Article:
As the name implies File Scoped types restrict the usage of a type to the current file.
To use this feature a new modifier was introduced;
file. Applying this modifier to any type definition restrict its usage to the current file.
In the screenshot above you can see that I created a
File class in both the
FileReader.cs file and
FileWriter.cs file without any issues.
If I try to use this
File class outside these 2 files, I get an error:
Good to know:
filemodifier can be applied to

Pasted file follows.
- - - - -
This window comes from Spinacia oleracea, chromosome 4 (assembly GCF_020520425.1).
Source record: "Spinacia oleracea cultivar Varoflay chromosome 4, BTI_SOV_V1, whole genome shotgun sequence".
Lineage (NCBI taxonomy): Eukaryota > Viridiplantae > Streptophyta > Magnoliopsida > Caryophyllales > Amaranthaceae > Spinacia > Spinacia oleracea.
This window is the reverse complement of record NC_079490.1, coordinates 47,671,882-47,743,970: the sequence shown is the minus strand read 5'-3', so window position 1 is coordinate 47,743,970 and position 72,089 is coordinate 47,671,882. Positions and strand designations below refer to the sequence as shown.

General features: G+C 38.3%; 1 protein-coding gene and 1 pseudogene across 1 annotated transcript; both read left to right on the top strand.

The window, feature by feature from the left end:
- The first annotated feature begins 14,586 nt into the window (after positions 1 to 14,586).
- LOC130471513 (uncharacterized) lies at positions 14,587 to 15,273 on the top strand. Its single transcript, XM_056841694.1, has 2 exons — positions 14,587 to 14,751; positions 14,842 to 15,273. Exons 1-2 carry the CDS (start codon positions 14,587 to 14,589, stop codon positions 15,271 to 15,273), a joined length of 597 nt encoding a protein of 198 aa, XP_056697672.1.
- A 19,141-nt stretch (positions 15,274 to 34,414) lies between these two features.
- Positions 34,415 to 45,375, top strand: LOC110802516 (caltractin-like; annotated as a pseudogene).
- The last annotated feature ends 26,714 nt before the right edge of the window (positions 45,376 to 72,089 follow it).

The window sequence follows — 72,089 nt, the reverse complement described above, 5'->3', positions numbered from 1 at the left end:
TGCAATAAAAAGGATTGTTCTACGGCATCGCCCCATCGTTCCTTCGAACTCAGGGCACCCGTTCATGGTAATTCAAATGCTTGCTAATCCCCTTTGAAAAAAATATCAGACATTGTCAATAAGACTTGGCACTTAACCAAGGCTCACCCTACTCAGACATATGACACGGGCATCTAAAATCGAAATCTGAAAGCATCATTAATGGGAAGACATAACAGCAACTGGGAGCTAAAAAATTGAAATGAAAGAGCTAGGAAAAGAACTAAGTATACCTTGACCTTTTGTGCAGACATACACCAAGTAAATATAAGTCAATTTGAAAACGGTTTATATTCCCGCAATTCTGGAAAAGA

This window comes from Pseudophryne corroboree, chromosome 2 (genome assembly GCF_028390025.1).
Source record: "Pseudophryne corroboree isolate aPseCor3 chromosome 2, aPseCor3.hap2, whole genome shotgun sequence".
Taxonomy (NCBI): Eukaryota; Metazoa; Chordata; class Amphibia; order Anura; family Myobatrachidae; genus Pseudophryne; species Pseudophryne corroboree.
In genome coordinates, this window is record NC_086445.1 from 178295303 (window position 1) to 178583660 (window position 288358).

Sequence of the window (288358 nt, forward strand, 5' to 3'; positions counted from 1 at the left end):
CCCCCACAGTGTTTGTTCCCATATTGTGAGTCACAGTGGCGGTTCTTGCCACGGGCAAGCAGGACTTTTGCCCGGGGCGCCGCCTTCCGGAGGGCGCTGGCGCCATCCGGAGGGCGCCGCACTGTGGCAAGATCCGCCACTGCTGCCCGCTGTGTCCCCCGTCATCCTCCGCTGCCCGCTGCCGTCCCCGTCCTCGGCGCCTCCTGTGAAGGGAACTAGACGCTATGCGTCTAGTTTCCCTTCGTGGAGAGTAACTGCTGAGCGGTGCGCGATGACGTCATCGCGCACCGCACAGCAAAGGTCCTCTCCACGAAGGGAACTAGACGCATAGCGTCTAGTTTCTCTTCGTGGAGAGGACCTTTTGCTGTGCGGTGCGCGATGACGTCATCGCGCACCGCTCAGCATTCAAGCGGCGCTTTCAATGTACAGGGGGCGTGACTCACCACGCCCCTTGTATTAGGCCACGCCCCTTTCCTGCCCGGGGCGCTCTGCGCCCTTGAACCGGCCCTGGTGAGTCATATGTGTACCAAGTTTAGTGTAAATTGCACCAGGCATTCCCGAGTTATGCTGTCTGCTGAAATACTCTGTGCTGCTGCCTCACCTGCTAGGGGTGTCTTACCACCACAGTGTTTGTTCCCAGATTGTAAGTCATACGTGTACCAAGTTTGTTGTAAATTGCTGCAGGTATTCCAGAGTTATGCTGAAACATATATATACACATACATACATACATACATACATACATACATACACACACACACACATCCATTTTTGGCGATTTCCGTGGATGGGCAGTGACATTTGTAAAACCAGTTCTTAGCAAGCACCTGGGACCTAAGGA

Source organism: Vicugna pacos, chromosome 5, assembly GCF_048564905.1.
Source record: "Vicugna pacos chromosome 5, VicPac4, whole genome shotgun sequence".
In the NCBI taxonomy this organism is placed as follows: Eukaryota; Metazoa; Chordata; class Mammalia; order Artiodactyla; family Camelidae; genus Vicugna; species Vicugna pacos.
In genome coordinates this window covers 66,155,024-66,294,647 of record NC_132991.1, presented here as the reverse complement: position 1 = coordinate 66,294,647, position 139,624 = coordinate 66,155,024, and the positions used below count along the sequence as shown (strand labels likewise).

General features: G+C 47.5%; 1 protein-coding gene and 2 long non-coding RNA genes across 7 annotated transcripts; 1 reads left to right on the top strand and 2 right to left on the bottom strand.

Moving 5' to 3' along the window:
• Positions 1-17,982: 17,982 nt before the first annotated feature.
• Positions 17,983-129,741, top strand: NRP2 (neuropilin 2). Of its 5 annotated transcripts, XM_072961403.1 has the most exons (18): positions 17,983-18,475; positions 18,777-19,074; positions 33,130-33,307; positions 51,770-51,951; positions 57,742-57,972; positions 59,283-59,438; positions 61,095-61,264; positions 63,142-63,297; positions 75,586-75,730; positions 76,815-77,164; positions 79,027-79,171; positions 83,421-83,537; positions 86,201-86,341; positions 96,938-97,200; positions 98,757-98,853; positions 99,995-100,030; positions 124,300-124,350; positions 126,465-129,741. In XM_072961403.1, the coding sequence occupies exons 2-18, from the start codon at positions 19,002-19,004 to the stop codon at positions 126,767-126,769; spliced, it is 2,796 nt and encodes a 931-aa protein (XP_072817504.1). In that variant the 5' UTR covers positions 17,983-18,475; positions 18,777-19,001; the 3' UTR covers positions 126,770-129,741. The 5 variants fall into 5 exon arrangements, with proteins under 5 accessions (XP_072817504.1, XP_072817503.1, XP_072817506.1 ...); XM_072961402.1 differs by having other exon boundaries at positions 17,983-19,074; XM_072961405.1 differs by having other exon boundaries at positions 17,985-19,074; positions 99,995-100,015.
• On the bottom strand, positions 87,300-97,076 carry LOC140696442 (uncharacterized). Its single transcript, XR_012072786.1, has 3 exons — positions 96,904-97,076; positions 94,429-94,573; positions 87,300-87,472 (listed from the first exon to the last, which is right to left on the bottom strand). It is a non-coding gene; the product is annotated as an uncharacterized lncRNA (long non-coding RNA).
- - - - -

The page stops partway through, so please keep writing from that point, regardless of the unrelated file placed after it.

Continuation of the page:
class, interface, record,
- It cannot be combined with another modifier like
When should I use this feature?
There are a few use cases I can think about where I see this feature useful:
- Code generation: Code generation is one of the places where naming collisions can easily occur. We typically solve this by using different namespaces With the file keyword it can make code generation a lot easier.
- Nested classes: One way I use to avoid naming collisions is through private nested classes. Here the file keyword can be a cleaner alternative.
What is happening behind the scenes?
To have a look at what is happening behind the scenes, I opened the compiled code in dotPeek:
As you can see above, the C# compiler renames the types to avoid naming collisions.